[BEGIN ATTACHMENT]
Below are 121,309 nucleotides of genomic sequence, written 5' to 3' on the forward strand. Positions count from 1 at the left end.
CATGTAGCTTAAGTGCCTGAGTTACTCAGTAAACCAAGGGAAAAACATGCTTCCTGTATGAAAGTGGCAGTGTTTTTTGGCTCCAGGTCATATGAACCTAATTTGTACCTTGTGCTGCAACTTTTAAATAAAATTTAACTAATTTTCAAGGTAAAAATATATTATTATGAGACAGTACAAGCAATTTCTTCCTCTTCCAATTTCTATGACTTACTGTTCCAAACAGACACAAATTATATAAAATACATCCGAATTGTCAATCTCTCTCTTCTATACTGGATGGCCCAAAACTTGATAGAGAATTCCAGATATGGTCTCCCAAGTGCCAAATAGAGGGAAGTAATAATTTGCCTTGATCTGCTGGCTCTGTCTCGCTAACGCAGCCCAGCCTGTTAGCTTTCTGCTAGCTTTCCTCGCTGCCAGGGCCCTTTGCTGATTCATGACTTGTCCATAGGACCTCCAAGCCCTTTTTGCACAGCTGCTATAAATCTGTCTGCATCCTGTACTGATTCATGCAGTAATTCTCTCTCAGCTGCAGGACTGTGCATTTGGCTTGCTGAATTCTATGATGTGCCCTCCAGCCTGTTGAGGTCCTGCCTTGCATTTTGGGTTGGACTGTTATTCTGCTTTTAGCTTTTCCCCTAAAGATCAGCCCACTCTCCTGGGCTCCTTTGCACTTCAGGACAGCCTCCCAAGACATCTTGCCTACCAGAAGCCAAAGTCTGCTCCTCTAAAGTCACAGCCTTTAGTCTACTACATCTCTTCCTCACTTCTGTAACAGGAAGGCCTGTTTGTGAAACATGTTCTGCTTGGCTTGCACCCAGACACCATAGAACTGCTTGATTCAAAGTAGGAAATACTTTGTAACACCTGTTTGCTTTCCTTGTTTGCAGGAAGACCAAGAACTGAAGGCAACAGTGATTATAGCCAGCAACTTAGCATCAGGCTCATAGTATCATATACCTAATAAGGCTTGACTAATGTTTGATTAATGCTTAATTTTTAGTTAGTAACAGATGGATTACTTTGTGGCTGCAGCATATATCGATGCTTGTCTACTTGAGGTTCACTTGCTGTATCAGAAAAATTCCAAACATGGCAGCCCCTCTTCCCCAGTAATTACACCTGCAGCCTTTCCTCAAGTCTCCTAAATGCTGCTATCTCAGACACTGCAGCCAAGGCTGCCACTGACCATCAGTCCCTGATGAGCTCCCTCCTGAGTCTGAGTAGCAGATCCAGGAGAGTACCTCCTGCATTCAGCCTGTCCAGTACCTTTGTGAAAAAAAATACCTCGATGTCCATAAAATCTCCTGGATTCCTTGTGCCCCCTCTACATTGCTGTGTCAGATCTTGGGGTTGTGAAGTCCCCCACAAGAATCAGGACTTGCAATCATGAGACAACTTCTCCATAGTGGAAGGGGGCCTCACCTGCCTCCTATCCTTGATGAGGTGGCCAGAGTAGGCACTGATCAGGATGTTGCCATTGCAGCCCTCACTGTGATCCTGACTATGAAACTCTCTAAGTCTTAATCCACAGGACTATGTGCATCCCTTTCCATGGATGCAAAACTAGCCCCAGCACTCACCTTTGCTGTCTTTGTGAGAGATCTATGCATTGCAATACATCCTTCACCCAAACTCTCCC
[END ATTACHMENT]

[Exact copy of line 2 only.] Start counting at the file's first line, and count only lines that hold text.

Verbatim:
CATGTAGCTTAAGTGCCTGAGTTACTCAGTAAACCAAGGGAAAAACATGCTTCCTGTATGAAAGTGGCAGTGTTTTTTGGCTCCAGGTCATATGAACCTAATTTGTACCTTGTGCTGCAACTTTTAAATAAAATTTAACTAATTTTCAAGGTAAAAATATATTATTATGAGACAGTACAAGCAATTTCTTCCTCTTCCAATTTCTATGACTTACTGTTCCAAACAGACACAAATTATATAAAATACATCCGAATTGTCAATCTCTCTCTTCTATACTGGATGGCCCAAAACTTGATAGAGAATTCCAGATATGGTCTCCCAAGTGCCAAATAGAGGGAAGTAATAATTTGCCTTGATCTGCTGGCTCTGTCTCGCTAACGCAGCCCAGCCTGTTAGCTTTCTGCTAGCTTTCCTCGCTGCCAGGGCCCTTTGCTGATTCATGACTTGTCCATAGGACCTCCAAGCCCTTTTTGCACAGCTGCTATAAATCTGTCTGCATCCTGTACTGATTCATGCAGTAATTCTCTCTCAGCTGCAGGACTGTGCATTTGGCTTGCTGAATTCTATGATGTGCCCTCCAGCCTGTTGAGGTCCTGCCTTGCATTTTGGGTTGGACTGTTATTCTGCTTTTAGCTTTTCCCCTAAAGATCAGCCCACTCTCCTGGGCTCCTTTGCACTTCAGGACAGCCTCCCAAGACATCTTGCCTACCAGAAGCCAAAGTCTGCTCCTCTAAAGTCACAGCCTTTAGTCTACTACATCTCTTCCTCACTTCTGTAACAGGAAGGCCTGTTTGTGAAACATGTTCTGCTTGGCTTGCACCCAGACACCATAGAACTGCTTGATTCAAAGTAGGAAATACTTTGTAACACCTGTTTGCTTTCCTTGTTTGCAGGAAGACCAAGAACTGAAGGCAACAGTGATTATAGCCAGCAACTTAGCATCAGGCTCATAGTATCATATACCTAATAAGGCTTGACTAATGTTTGATTAATGCTTAATTTTTAGTTAGTAACAGATGGATTACTTTGTGGCTGCAGCATATATCGATGCTTGTCTACTTGAGGTTCACTTGCTGTATCAGAAAAATTCCAAACATGGCAGCCCCTCTTCCCCAGTAATTACACCTGCAGCCTTTCCTCAAGTCTCCTAAATGCTGCTATCTCAGACACTGCAGCCAAGGCTGCCACTGACCATCAGTCCCTGATGAGCTCCCTCCTGAGTCTGAGTAGCAGATCCAGGAGAGTACCTCCTGCATTCAGCCTGTCCAGTACCTTTGTGAAAAAAAATACCTCGATGTCCATAAAATCTCCTGGATTCCTTGTGCCCCCTCTACATTGCTGTGTCAGATCTTGGGGTTGTGAAGTCCCCCACAAGAATCAGGACTTGCAATCATGAGACAACTTCTCCATAGTGGAAGGGGGCCTCACCTGCCTCCTATCCTTGATGAGGTGGCCAGAGTAGGCACTGATCAGGATGTTGCCATTGCAGCCCTCACTGTGATCCTGACTATGAAACTCTCTAAGTCTTAATCCACAGGACTATGTGCATCCCTTTCCATGGATGCAAAACTAGCCCCAGCACTCACCTTTGCTGTCTTTGTGAGAGATCTATGCATTGCAATACATCCTTCACCCAAACTCTCCC